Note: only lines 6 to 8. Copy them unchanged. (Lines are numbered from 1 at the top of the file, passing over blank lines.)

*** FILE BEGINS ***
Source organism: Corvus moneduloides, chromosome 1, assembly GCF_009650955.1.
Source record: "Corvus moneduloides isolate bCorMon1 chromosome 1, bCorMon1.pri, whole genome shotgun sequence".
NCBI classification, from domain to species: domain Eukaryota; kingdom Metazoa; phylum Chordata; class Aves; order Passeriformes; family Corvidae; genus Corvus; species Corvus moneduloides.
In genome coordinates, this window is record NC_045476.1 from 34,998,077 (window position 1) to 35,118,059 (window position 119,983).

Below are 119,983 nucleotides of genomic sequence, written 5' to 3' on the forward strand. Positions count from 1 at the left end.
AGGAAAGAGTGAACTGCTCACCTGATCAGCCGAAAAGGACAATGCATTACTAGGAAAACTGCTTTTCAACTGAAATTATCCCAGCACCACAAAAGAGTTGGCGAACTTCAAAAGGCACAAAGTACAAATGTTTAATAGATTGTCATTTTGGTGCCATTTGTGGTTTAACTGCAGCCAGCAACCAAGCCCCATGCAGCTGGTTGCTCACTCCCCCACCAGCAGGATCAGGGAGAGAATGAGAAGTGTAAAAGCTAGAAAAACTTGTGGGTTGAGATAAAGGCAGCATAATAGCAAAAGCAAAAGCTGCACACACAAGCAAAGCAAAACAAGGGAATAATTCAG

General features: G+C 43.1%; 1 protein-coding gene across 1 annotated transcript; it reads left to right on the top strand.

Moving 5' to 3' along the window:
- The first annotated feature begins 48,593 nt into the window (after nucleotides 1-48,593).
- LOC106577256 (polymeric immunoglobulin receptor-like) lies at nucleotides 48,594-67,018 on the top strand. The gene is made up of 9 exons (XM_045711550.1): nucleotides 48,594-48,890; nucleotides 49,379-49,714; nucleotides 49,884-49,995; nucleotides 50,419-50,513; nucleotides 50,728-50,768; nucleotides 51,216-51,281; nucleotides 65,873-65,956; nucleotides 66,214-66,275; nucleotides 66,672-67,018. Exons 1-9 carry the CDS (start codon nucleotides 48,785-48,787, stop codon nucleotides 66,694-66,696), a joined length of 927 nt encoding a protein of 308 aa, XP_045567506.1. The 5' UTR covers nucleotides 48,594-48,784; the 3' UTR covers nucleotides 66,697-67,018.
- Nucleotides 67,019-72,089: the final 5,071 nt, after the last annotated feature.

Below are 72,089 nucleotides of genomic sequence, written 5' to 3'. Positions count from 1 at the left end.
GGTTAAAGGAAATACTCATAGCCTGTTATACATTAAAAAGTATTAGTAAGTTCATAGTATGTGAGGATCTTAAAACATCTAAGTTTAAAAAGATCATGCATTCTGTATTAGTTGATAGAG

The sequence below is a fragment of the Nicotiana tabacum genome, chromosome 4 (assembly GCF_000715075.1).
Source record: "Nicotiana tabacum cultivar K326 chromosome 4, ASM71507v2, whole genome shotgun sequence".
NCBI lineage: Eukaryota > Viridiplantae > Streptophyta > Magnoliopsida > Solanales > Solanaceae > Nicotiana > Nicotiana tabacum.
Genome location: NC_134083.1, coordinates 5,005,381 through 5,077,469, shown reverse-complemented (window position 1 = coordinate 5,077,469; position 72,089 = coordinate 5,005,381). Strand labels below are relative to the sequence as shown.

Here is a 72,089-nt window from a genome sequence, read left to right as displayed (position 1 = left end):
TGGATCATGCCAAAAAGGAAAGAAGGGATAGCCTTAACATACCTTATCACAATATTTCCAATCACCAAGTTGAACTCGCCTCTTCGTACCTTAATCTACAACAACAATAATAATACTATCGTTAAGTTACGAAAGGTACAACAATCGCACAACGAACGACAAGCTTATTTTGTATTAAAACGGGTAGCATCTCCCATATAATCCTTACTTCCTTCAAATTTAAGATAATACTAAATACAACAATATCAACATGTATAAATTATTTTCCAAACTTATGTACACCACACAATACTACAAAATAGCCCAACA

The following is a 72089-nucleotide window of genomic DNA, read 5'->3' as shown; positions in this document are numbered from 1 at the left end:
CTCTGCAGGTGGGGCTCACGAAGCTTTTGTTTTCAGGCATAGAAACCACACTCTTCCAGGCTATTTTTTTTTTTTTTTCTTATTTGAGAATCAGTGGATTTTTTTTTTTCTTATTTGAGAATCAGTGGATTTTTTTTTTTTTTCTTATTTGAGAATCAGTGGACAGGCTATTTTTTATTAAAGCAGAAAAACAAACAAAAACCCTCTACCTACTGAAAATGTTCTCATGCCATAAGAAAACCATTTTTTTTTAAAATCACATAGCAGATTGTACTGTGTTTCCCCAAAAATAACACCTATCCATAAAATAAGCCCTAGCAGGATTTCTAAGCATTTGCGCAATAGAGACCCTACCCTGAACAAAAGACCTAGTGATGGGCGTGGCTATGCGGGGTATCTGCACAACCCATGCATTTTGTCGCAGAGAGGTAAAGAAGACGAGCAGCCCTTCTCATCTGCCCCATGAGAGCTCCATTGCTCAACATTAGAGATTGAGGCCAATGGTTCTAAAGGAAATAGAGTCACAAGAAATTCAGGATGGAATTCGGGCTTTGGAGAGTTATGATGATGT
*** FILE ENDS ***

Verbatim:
AGGAAAGAGTGAACTGCTCACCTGATCAGCCGAAAAGGACAATGCATTACTAGGAAAACTGCTTTTCAACTGAAATTATCCCAGCACCACAAAAGAGTTGGCGAACTTCAAAAGGCACAAAGTACAAATGTTTAATAGATTGTCATTTTGGTGCCATTTGTGGTTTAACTGCAGCCAGCAACCAAGCCCCATGCAGCTGGTTGCTCACTCCCCCACCAGCAGGATCAGGGAGAGAATGAGAAGTGTAAAAGCTAGAAAAACTTGTGGGTTGAGATAAAGGCAGCATAATAGCAAAAGCAAAAGCTGCACACACAAGCAAAGCAAAACAAGGGAATAATTCAG

General features: G+C 43.1%; 1 protein-coding gene across 1 annotated transcript; it reads left to right on the top strand.

Moving 5' to 3' along the window: